You’re a high achiever, someone who gets things done. And this drive to succeed has led to big accomplishments – in both your career and life.
So why do you so often feel like you’ve just been lucky and/or don’t belong? And why do you worry that your colleagues and friends will one day discover that you don’t deserve what you have?
That feeling – like you’re a fraud who doesn’t deserve all you’ve accomplished – is called impostor syndrome. And it’s more common than you might think, especially in high achievers like yourself.
Many people believe that impostor syndrome is yet another term for low self-confidence. Case in point: When I told my husband that I was writing this article, he responded with, “So you’re writing about self-confidence issues.”
But self-doubt and low self-confidence levels are symptoms of impostor syndrome. Impostor syndrome is, at its core, a self-assessment problem.
In my experience, the following traits are common in impostor syndrome sufferers:
- Holding yourself to impossible standards.
- Trying to control your environment.
- Comparing yourself to others.
These three traits are silent impostor syndrome triggers. They lead to self-assessment standards that are unreachable, making you feel like you’ll never measure up and that you don’t deserve what you have.
Let’s break these down and discuss how to overcome them.
Holding yourself to impossible standards.
There are several types of people who fall into this category, including:
- Those trying to do and have it all.
- Soloists who want to do everything on their own.
But no one is perfect, doing it all is a myth, and everyone needs help. When holding yourself to these standards, you’ll never feel good enough (and success will be rare).
The problem is that most people don’t realize the extent to which they hold themselves to these standards. They feel that it’s not a big deal and is just a part of who they are. And that’s the key to moving past them.
Identify where and how often these traits show up in your life and be honest with yourself about how impossible they are. After that, it’s time to:
- Replace perfectionism with a standard of good enough.
- Prioritize and set firm boundaries.
- Delegate and ask for help where needed.
If you’re like most high-achievers, there are too many demands on your time and energy (both from work and personal obligations). This juggling act creates overwhelm and makes you feel like you have no control over your life. And so you naturally want to try to control as much as you can.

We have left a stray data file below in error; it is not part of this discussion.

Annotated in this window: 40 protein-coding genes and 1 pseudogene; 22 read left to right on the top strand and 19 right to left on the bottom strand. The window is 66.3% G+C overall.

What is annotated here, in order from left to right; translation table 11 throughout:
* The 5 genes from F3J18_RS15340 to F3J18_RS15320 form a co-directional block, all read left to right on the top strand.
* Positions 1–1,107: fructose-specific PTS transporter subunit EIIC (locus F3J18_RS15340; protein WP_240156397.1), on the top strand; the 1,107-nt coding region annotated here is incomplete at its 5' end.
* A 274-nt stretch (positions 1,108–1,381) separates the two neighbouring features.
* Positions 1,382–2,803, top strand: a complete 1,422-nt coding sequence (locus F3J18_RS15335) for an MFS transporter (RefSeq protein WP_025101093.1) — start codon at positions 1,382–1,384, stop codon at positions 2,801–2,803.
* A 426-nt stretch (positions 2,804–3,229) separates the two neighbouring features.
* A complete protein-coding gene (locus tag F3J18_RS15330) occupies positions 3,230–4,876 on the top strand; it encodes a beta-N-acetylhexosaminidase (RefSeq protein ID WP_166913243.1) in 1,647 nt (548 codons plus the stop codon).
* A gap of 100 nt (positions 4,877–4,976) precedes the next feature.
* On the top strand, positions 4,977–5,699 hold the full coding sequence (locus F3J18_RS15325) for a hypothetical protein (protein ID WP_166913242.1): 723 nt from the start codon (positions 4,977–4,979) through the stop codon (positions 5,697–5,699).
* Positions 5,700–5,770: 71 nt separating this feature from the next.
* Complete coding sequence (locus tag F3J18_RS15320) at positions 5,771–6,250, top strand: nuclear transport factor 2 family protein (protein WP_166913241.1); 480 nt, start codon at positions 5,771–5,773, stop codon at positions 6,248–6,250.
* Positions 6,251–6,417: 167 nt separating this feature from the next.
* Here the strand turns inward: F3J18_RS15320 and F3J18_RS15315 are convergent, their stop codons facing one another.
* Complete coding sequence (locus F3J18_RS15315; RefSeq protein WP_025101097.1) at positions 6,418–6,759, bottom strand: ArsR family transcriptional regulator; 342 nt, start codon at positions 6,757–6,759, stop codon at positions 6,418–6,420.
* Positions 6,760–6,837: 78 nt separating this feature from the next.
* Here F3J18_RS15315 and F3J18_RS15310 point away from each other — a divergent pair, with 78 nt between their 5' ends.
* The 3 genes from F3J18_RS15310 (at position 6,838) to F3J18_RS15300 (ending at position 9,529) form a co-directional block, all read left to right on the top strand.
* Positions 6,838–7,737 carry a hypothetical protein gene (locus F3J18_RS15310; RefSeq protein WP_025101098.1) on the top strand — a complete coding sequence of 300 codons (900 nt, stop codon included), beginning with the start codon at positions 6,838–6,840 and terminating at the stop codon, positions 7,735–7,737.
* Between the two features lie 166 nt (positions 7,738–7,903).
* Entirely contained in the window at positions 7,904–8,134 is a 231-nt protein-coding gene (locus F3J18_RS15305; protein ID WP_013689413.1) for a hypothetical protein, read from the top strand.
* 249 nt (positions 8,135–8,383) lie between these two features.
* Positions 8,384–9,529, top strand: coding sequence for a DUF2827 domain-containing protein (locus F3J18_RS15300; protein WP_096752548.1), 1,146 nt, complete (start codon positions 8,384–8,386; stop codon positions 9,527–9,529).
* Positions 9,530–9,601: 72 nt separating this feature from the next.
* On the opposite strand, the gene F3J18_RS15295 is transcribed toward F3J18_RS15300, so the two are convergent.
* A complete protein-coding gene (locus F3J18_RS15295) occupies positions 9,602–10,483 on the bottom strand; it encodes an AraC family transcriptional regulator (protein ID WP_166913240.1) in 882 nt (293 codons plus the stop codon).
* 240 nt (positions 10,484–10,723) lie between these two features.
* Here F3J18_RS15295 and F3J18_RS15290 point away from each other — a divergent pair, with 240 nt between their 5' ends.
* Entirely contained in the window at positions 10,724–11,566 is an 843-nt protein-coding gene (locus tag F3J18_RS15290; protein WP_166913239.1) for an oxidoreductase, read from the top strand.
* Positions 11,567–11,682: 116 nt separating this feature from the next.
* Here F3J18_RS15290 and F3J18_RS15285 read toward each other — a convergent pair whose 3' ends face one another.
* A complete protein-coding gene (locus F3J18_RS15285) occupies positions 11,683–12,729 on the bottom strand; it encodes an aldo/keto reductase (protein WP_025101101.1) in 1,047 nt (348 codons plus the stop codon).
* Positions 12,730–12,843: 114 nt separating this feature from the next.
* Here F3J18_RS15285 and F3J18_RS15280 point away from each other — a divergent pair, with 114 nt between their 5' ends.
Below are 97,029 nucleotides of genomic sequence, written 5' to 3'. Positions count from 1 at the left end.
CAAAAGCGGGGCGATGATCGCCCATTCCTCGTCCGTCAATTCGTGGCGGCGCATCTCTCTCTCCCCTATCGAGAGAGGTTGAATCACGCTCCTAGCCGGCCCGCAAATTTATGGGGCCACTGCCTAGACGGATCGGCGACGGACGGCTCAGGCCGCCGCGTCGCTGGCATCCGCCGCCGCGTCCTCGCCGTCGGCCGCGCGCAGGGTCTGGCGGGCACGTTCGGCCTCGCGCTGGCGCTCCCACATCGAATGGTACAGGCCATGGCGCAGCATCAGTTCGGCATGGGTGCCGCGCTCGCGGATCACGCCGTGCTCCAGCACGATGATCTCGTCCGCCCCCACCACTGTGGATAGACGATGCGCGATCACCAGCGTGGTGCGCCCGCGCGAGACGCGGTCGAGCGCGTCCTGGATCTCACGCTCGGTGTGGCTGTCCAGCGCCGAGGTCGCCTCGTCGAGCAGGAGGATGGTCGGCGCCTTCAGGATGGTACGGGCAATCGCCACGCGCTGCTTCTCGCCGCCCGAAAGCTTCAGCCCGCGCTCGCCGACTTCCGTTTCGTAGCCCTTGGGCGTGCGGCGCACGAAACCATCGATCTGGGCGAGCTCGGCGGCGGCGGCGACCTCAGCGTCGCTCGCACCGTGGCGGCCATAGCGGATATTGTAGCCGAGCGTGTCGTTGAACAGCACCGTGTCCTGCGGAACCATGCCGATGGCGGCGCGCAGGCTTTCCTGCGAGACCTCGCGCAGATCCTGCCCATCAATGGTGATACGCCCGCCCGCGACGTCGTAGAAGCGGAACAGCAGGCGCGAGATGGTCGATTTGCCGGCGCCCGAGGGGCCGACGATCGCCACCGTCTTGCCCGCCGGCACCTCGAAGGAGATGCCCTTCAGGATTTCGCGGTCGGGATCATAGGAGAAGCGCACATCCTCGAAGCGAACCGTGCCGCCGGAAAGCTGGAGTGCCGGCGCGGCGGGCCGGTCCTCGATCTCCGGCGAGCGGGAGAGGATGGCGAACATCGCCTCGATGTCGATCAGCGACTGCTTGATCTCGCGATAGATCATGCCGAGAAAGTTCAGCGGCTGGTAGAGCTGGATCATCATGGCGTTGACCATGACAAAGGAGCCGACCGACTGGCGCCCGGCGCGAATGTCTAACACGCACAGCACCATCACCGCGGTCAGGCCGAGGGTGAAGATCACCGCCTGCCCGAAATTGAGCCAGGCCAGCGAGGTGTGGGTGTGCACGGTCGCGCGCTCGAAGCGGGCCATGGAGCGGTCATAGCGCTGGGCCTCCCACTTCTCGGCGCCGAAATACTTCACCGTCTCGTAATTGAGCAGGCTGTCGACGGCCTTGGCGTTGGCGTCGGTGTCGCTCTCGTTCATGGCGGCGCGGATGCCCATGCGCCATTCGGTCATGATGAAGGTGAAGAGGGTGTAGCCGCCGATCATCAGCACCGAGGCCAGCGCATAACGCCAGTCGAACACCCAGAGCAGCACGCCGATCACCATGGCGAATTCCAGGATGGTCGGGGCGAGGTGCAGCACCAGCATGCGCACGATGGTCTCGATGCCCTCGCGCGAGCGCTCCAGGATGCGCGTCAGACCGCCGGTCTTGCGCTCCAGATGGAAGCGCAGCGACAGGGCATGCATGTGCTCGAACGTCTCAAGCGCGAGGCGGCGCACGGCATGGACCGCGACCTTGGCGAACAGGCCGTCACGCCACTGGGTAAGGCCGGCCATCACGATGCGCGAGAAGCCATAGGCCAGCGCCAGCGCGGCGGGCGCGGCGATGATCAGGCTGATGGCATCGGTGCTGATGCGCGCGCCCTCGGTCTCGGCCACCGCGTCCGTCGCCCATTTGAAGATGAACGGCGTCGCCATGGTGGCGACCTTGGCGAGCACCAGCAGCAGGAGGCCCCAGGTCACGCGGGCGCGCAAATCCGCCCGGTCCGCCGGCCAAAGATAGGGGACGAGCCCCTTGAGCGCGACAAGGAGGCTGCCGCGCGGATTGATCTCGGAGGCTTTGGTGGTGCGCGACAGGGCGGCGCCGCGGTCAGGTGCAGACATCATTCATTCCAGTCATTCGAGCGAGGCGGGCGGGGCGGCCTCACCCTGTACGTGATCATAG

The problem is that most people try to control the wrong things, such as other people and circumstances. But you can’t control those things. Not only does this create an impossible standard, but doubling down on trying to control things that aren’t controllable will only make you feel more out of control.
What’s the answer? Change your focus. Let go of those things and start focusing on what you can control…your thoughts and behavior.
Focusing primarily on input (as opposed to outcome) will help you let go of what you can’t control. And it will give you back control of your life.
Comparing yourself to others.
We live in a culture that loves to compare. And social media has made it easier to get caught up in what everyone else has achieved, how happy others appear to be, and how effortless it all looks.
It’s easy to feel like others have it together more than you (especially when you see only what they want you to), leading you to feel like an impostor. After all, you don’t always have the answers and can sometimes be a hot mess.
How do you combat this? First, remind yourself that what you see on the outside isn’t real. You’re only seeing the end result they want you to see. Not how hard they worked, their own self-doubt, or whether they’re even happy.
Next, have a clear vision for what you want and why. Connect it to your core values and set your goals based on both your values and your overarching vision.
And then check in often to ensure that you’re aligned with your vision and goals. This will keep you focused on what’s most important to you instead of what others are doing.
Impostor syndrome is more than just a self-confidence problem. If you want to conquer it, identify and change the self-evaluation standards that are contributing to it.
This article was originally published on Ellevate.
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